Three Ways To Self-Sabotage New Years’ Resolutions

New Years’ Resolutions

By Dr. Tom Fisher

It took me a while to decide which of the three I wanted to list first, and to establish the order thereafter. Not that it’s a contest, but I did want to give a sense of “flow” to the article. I have gone back to the archives and taken some “snippets” from my past books: “PerformanceSpheres”, and “MonuMental Performance” to offer some insights (if these three points resonate with you, find copies of each to get more detailed explanations). Although there are three points discussed, there are many more. These represent some of the “mistakes” that I have most often encountered in my 30+ years of Practice. They also represent a considerable number of requests found in recent “Letters to the Editor” of Muscle Media Magazine. Through the process of trial, error, study, experience and introspection, these three offered me (and, subsequently, my clients/patients) insights into elements of Human Performance Enhancement. These three serve to illustrate some hard-won “Best Practices”. Not only have I earned experience as to what works, I have also learned what does not. More simply, it has offered lessons in what to do, and what not to do. Please understand, I offer you only some basic information. It is up to you to digest this information, and develop it into knowledge. Only when information becomes knowledge can it be used again and again to your advantage. Combine knowledge with experience, and you might just find Wisdom, but that’s another article…! Until then, take up the challenge. We all want a “competitive edge”. A good place to start would be to stop fighting yourself. Be your own greatest supporter. As we approach the Holiday Season, and New Years’ Resolutions are right around the corner, you might want to Pay Attention to these Three…

Confusing success with happiness

Perhaps the best way to introduce this entire article should be to state that “Words Mean Things”. I don’t want to get too off-topic, but we are often somewhat careless with the language. We speak casually, and often in generalities. For example, if a friend asked you to meet them after work for a “beer-and-a-bite”, you might reply “Sorry, I can’t”. Well, you most certainly “can”, because you have the ability, the funds, and the desire. “I can’t, because I need to go to the store.” The truth is, it is not a matter of “can or cannot”. It is more accurate that you “will not”. However, we casually use such phrases, and most of us shrug our shoulders, nod in agreement, and say “OK.” This is a simple example of how we can easily become confused without even realizing it happened.

There is an old expression that says: “Success is getting what you want. Happiness is wanting what you get”. Although the two are very closely linked, they are easily confused. They are not one-and-the-same. Over the years, I have seen countless amateur and professional athletes (as well as entrepreneurs and executives) that most would consider to be very successful. However, the very fact that they are seeking my help should tell you that they are anything but happy…! While they are famously successful on the field/court/track/pitch/gym, their personal lives are, quite often, a train-wreck. Relationships with those around them (family, friends, business associates, fans, etc.) are strained and unfulfilling. They often sacrifice their personal lives in the name of success. Again, they mistake success for happiness. While many are lonely, some are alone. Sadly, some are both. (I don’t suppose you want me to get off-track to dissect this “lonely/alone” word-puzzle, do you…?)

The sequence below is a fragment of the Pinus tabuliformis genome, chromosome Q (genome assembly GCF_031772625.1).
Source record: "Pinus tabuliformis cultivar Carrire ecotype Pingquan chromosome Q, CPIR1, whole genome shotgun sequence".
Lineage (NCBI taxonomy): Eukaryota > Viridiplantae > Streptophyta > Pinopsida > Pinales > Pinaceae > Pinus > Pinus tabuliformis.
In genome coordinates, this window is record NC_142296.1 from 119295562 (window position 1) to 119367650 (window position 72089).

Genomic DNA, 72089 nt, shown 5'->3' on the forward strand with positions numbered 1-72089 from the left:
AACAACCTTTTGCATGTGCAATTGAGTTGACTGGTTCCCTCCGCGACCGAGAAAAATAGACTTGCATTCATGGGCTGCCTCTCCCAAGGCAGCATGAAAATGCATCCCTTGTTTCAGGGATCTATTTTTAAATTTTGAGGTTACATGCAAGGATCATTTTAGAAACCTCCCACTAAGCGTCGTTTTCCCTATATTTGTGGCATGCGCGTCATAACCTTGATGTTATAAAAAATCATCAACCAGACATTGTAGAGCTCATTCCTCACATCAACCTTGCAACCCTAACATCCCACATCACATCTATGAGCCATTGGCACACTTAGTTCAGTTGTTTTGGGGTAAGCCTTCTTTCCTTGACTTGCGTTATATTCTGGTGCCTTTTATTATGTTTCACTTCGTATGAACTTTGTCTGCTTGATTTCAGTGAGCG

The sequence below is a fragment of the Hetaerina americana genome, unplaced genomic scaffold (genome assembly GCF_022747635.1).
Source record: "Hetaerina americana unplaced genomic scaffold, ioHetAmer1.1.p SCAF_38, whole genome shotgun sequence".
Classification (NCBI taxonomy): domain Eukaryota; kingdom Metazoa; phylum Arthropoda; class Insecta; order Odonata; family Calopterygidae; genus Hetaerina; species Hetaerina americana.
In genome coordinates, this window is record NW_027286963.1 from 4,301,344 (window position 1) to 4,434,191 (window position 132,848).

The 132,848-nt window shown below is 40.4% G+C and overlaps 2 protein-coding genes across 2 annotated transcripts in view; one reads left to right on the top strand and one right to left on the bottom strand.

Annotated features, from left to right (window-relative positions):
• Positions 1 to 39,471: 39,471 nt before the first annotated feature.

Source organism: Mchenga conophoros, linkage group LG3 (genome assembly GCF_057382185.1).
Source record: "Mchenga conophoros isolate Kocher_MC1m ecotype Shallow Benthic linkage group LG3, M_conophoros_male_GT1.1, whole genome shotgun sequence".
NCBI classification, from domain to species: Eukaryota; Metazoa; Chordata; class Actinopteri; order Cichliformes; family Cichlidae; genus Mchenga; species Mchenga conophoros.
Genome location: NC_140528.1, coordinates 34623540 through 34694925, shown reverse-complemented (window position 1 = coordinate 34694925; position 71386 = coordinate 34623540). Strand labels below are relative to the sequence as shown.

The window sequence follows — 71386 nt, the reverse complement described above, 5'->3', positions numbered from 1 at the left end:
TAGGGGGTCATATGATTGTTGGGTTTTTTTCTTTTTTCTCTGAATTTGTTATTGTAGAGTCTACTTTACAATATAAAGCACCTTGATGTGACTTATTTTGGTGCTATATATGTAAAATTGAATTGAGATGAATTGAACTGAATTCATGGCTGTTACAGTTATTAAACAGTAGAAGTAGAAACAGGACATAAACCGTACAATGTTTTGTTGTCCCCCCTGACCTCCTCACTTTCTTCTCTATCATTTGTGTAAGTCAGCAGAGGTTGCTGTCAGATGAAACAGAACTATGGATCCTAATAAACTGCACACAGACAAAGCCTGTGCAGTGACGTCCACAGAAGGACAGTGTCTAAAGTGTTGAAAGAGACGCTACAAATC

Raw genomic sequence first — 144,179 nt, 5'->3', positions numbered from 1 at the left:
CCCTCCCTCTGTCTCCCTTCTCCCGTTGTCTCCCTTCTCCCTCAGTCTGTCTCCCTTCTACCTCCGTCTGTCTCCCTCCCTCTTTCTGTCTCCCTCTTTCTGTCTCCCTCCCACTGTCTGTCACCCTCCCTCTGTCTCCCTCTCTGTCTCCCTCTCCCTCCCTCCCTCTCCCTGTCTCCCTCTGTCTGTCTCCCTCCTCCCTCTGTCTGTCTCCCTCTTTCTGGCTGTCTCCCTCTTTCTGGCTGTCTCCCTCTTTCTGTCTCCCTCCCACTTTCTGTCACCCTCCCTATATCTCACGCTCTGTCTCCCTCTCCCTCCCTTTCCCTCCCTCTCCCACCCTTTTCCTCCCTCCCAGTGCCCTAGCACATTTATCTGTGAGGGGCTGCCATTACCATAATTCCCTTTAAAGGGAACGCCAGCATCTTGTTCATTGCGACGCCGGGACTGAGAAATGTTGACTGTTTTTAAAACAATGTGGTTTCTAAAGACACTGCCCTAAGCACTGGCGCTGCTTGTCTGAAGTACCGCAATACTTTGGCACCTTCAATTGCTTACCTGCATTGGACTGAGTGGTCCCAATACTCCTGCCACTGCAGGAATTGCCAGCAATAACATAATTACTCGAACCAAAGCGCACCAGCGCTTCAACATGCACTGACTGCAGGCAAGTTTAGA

Sometimes my clients/patient resort to extraordinary behaviors to feel “happy”. They take up drugs, alcohol, outrageous behavior and other pursuits, attempting to “feel happy.” They cannot understand why they do not feel happy when they are so successful. Ultimately, the process of looking outside of themselves for “happiness” proves futile. Sometimes they push harder and faster, and double-down on their self-destructive ways. This tact rarely has a fairy-tale ending, as injury, arrest, or scandal are often the result.

After painting such a dark picture, you might be wondering what this has to do with you…? If you recognize some of these traits, you might want to know how to avoid such an inglorious end. In response, I offer you the next of the three…

Pursuit of happiness rather than the happiness of the pursuit

“Life, Liberty, and the Pursuit of Happiness…” It is part of our Declaration of Independence. It is so familiar that it has become part of our lexicon. However, we seem to have adopted the words instead of the true attitude and meaning behind the words. As we all actively engage in the “Pursuit of Happiness”, precisely what are we doing?

Among my clients/patients, the “Pursuit” involves sacrificing virtually everything in the name of achieving the goal of success (remember, to them “Success = Happiness”?). They are more than willing to put their lives on hold, until they “arrive” (succeed). But, this Pursuit of Happiness implies that there will be little happiness unless, ultimately, there is success. That is the very essence of the pursuit. They adopt a sacrificial attitude. “Damn the torpedoes! On to Success!” However, problems often arise, because the precise definition of “success” and “happiness” are elusive, and are subject to change. As time goes by, and attitudes, situations, and desires change, the pursuit becomes a somber quest for some distant, ill-defined goal. There is little time or reason to be happy along the way. That experience is reserved for later, and only comes with success. So, they put their noses back to the grindstone, and wait to feel something when they have successfully pursued happiness…